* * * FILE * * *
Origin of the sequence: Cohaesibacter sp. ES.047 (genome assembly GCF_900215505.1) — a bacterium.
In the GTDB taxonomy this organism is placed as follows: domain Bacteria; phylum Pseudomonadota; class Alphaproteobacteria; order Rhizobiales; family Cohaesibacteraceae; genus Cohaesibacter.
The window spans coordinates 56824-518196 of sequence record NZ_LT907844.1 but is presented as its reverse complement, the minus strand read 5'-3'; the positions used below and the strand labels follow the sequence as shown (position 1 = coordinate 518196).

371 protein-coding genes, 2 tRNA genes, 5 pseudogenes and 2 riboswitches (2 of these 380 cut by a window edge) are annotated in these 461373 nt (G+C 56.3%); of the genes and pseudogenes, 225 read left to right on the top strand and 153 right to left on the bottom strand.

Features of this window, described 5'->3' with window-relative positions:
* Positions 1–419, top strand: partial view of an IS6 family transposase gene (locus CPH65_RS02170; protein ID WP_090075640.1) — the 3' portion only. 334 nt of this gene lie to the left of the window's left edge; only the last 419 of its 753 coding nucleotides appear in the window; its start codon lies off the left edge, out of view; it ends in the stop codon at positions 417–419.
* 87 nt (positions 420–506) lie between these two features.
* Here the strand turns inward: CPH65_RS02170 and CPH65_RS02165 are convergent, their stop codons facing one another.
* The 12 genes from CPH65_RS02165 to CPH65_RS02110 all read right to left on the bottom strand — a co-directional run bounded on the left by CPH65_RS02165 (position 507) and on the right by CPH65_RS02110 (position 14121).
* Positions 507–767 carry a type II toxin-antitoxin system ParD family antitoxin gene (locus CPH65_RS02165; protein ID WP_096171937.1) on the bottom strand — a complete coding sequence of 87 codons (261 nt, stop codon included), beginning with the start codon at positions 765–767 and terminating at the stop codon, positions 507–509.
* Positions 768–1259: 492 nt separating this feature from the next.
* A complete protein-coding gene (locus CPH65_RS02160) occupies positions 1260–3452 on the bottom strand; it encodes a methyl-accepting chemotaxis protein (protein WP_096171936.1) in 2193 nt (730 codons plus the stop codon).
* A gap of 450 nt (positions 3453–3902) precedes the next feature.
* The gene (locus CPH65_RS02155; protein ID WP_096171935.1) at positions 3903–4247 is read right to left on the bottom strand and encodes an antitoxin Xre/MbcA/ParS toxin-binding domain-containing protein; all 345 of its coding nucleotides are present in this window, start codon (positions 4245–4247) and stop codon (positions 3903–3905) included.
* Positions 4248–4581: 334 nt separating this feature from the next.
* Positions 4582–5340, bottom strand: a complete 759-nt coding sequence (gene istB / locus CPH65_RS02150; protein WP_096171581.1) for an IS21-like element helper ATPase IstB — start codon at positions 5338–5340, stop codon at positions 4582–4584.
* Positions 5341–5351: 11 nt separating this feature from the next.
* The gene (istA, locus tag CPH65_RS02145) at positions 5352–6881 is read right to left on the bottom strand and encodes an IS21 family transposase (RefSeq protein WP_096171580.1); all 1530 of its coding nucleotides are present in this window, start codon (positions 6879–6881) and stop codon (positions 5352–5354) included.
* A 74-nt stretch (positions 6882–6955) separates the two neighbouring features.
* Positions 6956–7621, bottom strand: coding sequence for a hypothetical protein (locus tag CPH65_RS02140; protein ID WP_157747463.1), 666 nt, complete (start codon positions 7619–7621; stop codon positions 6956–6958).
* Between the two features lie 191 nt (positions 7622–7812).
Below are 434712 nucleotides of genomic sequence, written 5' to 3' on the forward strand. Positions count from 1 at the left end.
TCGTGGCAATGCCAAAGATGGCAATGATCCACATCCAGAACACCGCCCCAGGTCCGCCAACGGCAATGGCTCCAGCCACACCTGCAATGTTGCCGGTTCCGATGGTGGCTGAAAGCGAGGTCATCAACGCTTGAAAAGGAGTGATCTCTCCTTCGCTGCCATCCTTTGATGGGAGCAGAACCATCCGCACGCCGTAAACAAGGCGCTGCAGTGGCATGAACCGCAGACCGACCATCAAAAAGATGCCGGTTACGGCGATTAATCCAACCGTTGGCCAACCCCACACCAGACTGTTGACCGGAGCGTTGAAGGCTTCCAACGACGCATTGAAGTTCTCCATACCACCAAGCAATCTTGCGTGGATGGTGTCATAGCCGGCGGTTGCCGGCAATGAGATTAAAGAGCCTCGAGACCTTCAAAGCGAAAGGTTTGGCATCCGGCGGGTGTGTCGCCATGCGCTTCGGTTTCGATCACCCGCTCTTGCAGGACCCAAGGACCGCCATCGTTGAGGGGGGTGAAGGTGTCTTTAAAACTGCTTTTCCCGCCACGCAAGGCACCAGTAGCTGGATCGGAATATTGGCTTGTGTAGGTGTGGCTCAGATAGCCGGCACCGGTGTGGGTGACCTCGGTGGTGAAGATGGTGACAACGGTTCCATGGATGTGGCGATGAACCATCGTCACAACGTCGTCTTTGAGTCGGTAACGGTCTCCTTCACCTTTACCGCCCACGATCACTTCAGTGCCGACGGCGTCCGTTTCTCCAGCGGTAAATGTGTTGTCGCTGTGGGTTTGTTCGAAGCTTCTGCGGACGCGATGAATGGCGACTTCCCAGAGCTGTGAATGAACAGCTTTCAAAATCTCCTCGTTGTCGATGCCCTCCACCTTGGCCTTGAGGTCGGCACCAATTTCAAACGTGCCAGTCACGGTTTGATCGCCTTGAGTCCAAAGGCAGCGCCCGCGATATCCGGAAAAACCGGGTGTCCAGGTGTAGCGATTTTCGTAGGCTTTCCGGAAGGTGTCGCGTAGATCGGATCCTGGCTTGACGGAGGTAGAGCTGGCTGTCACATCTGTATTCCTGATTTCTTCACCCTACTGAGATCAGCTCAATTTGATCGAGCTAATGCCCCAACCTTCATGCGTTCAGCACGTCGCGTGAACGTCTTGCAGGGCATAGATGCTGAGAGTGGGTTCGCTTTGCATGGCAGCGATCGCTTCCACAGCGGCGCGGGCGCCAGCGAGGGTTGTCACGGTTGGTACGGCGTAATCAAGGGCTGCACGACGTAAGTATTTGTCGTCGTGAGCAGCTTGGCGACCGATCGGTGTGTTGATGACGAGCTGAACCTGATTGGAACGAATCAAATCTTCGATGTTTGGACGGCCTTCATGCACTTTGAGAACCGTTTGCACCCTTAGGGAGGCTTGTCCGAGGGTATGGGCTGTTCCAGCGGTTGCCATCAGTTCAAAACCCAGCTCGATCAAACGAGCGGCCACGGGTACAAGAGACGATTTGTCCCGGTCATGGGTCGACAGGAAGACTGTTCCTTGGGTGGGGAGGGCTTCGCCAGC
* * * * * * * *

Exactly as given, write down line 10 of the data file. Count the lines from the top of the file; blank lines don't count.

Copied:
* Positions 507–767 carry a type II toxin-antitoxin system ParD family antitoxin gene (locus CPH65_RS02165; protein ID WP_096171937.1) on the bottom strand — a complete coding sequence of 87 codons (261 nt, stop codon included), beginning with the start codon at positions 765–767 and terminating at the stop codon, positions 507–509.